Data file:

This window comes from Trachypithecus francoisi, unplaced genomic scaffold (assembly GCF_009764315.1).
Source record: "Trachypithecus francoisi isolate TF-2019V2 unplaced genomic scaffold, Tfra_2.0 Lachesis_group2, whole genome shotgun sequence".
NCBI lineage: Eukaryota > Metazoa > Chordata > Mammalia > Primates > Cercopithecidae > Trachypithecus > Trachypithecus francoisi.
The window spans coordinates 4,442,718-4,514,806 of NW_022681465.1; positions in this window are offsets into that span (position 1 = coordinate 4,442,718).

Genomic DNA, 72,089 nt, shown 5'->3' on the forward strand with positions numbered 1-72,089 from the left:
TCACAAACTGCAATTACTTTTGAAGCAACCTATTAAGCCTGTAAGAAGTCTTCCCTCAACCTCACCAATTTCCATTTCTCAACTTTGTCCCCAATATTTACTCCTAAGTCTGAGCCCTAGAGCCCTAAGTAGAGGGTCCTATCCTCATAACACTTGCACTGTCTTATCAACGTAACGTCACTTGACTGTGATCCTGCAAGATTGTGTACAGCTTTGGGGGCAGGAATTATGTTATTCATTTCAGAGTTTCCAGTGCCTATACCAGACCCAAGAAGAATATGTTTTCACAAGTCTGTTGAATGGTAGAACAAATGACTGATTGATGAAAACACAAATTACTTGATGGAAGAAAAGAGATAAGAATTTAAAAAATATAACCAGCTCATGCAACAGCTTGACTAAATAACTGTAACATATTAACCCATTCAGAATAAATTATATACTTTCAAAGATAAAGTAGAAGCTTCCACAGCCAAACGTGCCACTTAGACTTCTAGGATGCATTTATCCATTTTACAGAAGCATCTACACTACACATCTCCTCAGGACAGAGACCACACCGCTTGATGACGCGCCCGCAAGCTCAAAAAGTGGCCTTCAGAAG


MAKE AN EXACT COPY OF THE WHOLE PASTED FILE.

This window comes from Trachypithecus francoisi, unplaced genomic scaffold (assembly GCF_009764315.1).
Source record: "Trachypithecus francoisi isolate TF-2019V2 unplaced genomic scaffold, Tfra_2.0 Lachesis_group2, whole genome shotgun sequence".
NCBI lineage: Eukaryota > Metazoa > Chordata > Mammalia > Primates > Cercopithecidae > Trachypithecus > Trachypithecus francoisi.
The window spans coordinates 4,442,718-4,514,806 of NW_022681465.1; positions in this window are offsets into that span (position 1 = coordinate 4,442,718).

Genomic DNA, 72,089 nt, shown 5'->3' on the forward strand with positions numbered 1-72,089 from the left:
TCACAAACTGCAATTACTTTTGAAGCAACCTATTAAGCCTGTAAGAAGTCTTCCCTCAACCTCACCAATTTCCATTTCTCAACTTTGTCCCCAATATTTACTCCTAAGTCTGAGCCCTAGAGCCCTAAGTAGAGGGTCCTATCCTCATAACACTTGCACTGTCTTATCAACGTAACGTCACTTGACTGTGATCCTGCAAGATTGTGTACAGCTTTGGGGGCAGGAATTATGTTATTCATTTCAGAGTTTCCAGTGCCTATACCAGACCCAAGAAGAATATGTTTTCACAAGTCTGTTGAATGGTAGAACAAATGACTGATTGATGAAAACACAAATTACTTGATGGAAGAAAAGAGATAAGAATTTAAAAAATATAACCAGCTCATGCAACAGCTTGACTAAATAACTGTAACATATTAACCCATTCAGAATAAATTATATACTTTCAAAGATAAAGTAGAAGCTTCCACAGCCAAACGTGCCACTTAGACTTCTAGGATGCATTTATCCATTTTACAGAAGCATCTACACTACACATCTCCTCAGGACAGAGACCACACCGCTTGATGACGCGCCCGCAAGCTCAAAAAGTGGCCTTCAGAAG